The Fifth Season by N.K. Jemisin

The Fifth Season by N.K. Jemisin

The Fifth Season is an amazing book. It's set on a post-apocalyptic earth that's plagued by constant seismic activity. This leads to frequent near-extinction events called "Fifth Seasons" that keep people always on alert. The evidence of past civilizations litters the planet -- ruined cities, incomplete 'stonelore' handed down from earlier generations, and strange obelisks that float through the atmosphere. The Sanze Empire has survived for centuries by harnessing the power of orogenes -- people born the ability to control their environment. The orogenes can stop earthquakes or start them. They can save cities, or draw power from living creatures and "ice" them. Their powers are terrifying but essential such a volatile world, so the empire develops a caste of Guardians who have the power to neutralize the orogenes when necessary. The orogenes are held in contempt and called "roggas" by ordinary humans. Despite all their power, they cannot control their own lives. They are either hunted down and destroyed...
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Talking to Strangers by Malcolm Gladwell

Talking to Strangers by Malcolm Gladwell

The above track is the theme song for the book. The production of the Talking to Strangers audiobook is well-done. We hear the actual voices of people he interviews, it includes reenactments of court scenes and the audio from actual videos of events. I am glad I chose the audio instead of print version. Gladwell present some really interesting ideas. Strangers are more complicated and harder to truly understand than we imagine. Liars can seem honest, spies can seem loyal, nervous people can seem guilty. People’s facial expressions are not a reliable guide to what they are thinking. And a lot of it is really interesting. We tend to default to truth, believing that people are being honest unless there are a lot of red flags that lead us to believe they're not. I know I do, and I'm okay with that. I think Gladwell has a point when he says that's what makes society work. We can't all always suspect...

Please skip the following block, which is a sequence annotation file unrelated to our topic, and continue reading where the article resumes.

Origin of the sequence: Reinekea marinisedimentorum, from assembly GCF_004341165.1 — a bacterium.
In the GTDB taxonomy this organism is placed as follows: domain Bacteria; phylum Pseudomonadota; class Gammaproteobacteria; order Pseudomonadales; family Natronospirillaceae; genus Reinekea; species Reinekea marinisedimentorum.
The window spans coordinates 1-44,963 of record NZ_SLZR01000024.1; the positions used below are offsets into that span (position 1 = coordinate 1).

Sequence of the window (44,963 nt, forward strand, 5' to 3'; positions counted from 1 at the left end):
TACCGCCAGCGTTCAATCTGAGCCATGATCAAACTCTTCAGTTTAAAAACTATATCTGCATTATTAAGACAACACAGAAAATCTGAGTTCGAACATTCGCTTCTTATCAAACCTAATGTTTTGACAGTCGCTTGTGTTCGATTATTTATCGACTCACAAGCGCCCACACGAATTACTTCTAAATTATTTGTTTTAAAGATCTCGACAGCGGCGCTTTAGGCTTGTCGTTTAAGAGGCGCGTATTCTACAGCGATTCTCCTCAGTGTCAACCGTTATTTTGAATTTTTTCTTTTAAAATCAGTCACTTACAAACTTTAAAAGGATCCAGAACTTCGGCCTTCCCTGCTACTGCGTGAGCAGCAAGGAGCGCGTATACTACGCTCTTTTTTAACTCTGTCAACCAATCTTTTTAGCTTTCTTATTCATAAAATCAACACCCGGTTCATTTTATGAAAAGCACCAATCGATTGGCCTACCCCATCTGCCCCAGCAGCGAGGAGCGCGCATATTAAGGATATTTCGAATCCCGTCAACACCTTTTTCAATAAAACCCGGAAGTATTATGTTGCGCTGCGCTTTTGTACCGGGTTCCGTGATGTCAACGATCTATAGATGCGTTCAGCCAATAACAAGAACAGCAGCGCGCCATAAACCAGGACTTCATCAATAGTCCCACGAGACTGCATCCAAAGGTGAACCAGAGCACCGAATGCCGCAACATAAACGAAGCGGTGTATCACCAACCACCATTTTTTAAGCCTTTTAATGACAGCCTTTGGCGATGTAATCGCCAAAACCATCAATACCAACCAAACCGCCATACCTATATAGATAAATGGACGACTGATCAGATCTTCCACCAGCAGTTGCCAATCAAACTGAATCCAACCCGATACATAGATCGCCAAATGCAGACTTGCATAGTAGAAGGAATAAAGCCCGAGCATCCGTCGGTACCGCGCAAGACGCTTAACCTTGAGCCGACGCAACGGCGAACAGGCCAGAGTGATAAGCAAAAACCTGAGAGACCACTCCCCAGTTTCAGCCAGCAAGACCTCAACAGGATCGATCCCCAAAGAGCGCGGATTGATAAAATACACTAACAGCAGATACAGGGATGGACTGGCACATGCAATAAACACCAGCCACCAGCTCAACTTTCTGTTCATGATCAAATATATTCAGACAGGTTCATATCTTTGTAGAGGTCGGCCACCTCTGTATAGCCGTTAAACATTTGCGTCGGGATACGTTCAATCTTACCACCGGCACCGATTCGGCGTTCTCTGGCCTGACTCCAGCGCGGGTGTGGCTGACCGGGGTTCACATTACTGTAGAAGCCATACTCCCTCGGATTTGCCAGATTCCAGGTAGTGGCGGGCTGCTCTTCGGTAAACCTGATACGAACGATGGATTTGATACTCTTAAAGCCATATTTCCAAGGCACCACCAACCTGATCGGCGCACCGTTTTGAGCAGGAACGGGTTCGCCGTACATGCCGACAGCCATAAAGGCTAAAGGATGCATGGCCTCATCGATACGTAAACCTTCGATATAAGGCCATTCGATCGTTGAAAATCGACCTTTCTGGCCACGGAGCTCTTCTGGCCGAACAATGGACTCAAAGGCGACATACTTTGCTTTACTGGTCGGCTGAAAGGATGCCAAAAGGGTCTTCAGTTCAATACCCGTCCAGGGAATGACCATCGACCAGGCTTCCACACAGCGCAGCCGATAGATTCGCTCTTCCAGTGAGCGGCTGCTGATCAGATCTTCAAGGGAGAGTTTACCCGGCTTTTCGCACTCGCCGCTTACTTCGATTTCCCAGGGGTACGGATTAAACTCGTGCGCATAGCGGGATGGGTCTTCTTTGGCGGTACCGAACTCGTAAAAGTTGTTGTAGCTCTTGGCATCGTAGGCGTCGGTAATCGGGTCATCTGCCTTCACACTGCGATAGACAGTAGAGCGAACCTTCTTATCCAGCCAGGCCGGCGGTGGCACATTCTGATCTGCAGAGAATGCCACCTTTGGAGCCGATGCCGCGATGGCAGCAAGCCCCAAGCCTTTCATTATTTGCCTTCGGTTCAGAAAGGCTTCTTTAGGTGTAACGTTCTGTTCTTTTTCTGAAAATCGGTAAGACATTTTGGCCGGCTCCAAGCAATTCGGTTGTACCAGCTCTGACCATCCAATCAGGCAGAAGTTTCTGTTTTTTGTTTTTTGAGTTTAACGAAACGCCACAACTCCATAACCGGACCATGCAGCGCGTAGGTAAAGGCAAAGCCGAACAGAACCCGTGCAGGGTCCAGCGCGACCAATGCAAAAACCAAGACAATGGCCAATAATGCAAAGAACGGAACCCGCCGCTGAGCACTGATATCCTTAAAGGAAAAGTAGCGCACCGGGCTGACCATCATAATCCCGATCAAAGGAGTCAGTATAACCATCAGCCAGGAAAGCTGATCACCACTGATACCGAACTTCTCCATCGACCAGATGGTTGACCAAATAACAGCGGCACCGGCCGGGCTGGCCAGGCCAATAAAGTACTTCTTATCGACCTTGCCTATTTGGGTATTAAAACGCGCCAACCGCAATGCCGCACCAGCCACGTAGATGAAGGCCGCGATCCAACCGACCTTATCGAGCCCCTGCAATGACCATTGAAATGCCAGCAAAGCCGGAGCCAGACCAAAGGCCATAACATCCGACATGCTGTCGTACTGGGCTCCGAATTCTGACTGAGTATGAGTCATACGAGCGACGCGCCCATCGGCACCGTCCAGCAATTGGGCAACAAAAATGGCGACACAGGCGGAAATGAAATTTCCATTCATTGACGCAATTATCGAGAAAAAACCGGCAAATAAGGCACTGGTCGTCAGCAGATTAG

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Lethal White by Robert Galbraith

Lethal White by Robert Galbraith

It's funny, when I saw Lethal White was out, I had to pick it up. I remember loving Cormoran Strike, the detective, and really enjoying the novels. I apparently had absolutely erased Career of Evil (#3) from my mind. Looking back at my review for that one, I almost DNF'ed it, but finished only because, well, I love Cormoran Strike. That's fine, because Lethal White was a return to the series I enjoy. The mystery begins, as the blurb states, with a young man's visit to Strike's office. The young man, Billy, clearly has mental health issues, but he also clearly believes he saw a child strangled years earlier. Separately, Strike is hired by Jasper Chiswell, the Minister of Culture, who is being blackmailed by Jimmy Knight, Billy's older brother, and Geraint Winn, the husband of the Minister for Sport. Chiswell wants Strike to get dirt on Winn and Knight that he can use against them, but won't tell Strike what information...